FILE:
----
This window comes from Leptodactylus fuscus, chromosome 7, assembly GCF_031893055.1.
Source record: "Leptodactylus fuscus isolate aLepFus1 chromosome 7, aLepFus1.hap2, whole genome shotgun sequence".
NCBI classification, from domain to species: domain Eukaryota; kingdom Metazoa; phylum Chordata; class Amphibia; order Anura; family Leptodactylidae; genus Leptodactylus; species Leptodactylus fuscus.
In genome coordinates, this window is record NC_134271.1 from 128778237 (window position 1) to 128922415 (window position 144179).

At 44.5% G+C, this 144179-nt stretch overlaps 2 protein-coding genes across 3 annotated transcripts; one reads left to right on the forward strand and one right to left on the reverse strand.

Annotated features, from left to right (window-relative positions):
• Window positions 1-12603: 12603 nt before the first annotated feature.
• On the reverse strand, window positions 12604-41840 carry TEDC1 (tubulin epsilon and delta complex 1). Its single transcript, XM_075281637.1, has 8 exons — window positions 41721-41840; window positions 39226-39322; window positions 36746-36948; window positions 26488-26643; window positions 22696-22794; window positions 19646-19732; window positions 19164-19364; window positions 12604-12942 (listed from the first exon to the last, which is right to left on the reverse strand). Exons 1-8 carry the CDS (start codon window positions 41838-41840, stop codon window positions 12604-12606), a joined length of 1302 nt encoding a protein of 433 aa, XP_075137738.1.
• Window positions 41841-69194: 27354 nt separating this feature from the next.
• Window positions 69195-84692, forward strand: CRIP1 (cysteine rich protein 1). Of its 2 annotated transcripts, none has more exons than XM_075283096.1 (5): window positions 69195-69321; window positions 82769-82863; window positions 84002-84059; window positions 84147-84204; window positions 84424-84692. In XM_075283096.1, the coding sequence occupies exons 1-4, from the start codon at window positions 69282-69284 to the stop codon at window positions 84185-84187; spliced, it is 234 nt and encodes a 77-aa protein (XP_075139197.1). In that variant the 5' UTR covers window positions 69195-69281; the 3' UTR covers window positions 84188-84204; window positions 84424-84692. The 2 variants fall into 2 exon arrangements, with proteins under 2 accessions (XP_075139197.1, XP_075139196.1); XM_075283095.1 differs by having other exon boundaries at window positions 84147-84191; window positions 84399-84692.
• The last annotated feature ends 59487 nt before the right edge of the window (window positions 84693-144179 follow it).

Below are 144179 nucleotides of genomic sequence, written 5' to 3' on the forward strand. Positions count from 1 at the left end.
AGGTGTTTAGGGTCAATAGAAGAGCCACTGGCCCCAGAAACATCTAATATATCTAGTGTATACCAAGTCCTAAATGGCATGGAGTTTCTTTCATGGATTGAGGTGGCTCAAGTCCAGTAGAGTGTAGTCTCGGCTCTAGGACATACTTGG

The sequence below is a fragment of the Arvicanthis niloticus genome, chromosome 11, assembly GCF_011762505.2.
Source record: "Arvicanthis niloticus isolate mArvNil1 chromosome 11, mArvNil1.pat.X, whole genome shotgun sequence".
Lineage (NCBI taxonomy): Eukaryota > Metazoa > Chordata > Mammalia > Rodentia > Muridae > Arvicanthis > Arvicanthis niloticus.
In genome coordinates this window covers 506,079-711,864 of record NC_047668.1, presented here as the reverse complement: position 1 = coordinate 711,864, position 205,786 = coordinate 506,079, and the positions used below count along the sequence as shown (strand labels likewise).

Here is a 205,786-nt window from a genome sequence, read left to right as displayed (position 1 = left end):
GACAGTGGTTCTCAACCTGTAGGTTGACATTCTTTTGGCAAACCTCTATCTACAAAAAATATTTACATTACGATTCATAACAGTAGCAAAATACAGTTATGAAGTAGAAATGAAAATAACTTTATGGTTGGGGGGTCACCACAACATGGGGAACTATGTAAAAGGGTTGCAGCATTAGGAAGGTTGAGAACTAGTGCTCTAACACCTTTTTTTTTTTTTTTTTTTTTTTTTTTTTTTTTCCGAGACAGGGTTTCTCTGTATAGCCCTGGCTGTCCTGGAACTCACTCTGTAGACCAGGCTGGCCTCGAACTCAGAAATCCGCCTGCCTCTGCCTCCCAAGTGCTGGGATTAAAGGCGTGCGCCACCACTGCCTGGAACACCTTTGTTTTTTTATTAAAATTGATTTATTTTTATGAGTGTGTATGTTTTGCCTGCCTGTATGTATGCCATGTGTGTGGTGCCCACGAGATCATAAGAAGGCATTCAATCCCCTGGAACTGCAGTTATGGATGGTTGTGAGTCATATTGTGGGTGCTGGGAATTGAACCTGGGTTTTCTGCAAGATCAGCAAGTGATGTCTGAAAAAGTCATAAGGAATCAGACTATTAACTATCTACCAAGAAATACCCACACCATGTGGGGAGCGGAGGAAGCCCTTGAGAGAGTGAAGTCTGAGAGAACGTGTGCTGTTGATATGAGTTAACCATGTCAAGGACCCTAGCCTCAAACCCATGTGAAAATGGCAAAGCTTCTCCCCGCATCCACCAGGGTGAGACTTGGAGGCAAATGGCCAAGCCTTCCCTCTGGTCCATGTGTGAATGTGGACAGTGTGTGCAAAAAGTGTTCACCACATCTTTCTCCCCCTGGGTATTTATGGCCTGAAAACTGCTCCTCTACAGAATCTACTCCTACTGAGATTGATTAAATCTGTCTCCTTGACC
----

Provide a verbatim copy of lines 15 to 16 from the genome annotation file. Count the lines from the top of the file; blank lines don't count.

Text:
Source record: "Arvicanthis niloticus isolate mArvNil1 chromosome 11, mArvNil1.pat.X, whole genome shotgun sequence".
Lineage (NCBI taxonomy): Eukaryota > Metazoa > Chordata > Mammalia > Rodentia > Muridae > Arvicanthis > Arvicanthis niloticus.